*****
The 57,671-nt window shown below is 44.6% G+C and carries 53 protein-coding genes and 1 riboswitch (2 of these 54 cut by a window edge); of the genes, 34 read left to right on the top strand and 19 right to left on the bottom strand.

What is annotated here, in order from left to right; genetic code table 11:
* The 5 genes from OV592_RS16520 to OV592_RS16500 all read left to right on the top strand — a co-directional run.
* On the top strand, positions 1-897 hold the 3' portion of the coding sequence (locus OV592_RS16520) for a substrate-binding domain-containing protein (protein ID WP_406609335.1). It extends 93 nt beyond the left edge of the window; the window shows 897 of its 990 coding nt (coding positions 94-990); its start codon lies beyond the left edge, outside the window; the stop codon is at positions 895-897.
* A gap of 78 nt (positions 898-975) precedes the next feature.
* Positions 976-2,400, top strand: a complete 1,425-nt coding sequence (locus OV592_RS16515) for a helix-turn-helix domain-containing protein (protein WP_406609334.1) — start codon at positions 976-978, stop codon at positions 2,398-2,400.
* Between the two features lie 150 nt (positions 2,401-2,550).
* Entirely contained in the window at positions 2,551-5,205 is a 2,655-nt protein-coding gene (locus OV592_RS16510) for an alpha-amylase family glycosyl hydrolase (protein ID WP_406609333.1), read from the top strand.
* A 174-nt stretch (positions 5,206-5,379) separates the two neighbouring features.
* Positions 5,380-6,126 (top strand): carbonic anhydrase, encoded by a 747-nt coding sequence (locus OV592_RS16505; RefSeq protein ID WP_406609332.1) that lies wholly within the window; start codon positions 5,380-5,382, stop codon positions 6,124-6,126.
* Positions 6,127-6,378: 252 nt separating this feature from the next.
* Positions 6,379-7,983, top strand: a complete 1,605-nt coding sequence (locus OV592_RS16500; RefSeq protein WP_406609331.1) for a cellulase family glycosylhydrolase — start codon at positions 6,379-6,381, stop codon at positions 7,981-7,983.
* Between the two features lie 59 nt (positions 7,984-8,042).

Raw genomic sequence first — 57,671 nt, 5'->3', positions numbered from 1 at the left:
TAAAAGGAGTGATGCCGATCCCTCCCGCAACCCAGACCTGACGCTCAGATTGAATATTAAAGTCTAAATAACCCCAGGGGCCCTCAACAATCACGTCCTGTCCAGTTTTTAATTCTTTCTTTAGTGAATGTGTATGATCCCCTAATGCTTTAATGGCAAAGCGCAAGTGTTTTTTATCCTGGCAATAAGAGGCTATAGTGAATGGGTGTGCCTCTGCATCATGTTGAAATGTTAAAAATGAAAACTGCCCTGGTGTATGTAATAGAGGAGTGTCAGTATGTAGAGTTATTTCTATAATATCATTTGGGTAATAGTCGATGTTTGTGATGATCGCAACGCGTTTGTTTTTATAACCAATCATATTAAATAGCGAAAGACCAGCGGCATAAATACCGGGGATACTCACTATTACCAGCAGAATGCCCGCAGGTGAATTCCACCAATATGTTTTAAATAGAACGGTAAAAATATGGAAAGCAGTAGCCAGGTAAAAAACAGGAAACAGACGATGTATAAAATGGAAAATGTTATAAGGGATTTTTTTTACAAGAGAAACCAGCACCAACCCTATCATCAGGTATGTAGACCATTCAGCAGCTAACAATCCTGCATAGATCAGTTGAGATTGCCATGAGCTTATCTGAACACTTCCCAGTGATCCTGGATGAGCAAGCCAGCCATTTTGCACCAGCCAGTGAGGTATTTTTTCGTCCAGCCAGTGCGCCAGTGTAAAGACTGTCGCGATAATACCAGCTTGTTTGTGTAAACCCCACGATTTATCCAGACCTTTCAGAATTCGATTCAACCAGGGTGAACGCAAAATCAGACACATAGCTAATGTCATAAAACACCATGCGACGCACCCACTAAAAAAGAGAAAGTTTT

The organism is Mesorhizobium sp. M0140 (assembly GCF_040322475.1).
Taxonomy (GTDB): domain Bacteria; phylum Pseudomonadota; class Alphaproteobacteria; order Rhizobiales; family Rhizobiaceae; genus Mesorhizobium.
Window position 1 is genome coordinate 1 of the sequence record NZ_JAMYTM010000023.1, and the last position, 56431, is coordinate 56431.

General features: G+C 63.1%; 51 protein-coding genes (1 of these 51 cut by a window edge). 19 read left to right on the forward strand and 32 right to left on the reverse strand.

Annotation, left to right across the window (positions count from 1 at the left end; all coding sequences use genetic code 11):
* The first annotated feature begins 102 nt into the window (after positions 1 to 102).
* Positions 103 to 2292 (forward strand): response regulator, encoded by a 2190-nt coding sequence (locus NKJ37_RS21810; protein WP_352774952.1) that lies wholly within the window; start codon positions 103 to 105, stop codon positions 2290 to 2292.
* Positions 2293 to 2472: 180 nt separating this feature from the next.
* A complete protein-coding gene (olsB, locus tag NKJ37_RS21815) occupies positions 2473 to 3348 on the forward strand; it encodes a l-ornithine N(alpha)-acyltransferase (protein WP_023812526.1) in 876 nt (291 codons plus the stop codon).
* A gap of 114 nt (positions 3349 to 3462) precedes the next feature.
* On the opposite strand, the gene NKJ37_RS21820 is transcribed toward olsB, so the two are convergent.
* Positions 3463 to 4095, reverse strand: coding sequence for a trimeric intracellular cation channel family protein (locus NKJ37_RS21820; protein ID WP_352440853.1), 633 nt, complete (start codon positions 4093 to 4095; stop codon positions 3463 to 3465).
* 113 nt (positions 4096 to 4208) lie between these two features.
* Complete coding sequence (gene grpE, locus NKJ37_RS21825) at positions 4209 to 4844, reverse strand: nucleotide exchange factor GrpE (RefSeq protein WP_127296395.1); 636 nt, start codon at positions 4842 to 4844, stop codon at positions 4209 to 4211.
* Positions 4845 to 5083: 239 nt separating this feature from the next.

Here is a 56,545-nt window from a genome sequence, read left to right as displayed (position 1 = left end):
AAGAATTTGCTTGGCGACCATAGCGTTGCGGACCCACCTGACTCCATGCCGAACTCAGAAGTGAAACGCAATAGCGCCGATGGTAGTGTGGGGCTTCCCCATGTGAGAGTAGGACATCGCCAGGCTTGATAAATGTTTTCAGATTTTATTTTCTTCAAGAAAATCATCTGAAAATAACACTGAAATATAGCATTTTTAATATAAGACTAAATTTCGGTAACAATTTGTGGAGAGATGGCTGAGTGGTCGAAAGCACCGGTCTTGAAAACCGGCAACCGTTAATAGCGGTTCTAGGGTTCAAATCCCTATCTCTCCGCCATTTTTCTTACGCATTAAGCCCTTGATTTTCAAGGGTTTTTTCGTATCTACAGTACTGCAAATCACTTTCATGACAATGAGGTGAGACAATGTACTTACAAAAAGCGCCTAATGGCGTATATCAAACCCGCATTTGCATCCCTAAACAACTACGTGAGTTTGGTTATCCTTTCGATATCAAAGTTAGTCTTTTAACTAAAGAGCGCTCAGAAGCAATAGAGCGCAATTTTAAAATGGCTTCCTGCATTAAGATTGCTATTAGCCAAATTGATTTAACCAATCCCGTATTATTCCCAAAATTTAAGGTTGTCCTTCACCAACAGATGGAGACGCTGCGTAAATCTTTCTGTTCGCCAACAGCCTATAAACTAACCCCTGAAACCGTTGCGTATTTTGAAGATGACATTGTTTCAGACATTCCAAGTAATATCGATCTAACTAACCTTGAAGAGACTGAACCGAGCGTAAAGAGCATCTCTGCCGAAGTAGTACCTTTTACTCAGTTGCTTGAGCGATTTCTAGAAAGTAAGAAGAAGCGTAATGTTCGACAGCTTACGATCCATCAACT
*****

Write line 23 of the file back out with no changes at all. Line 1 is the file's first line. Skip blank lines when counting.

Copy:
* Positions 2293 to 2472: 180 nt separating this feature from the next.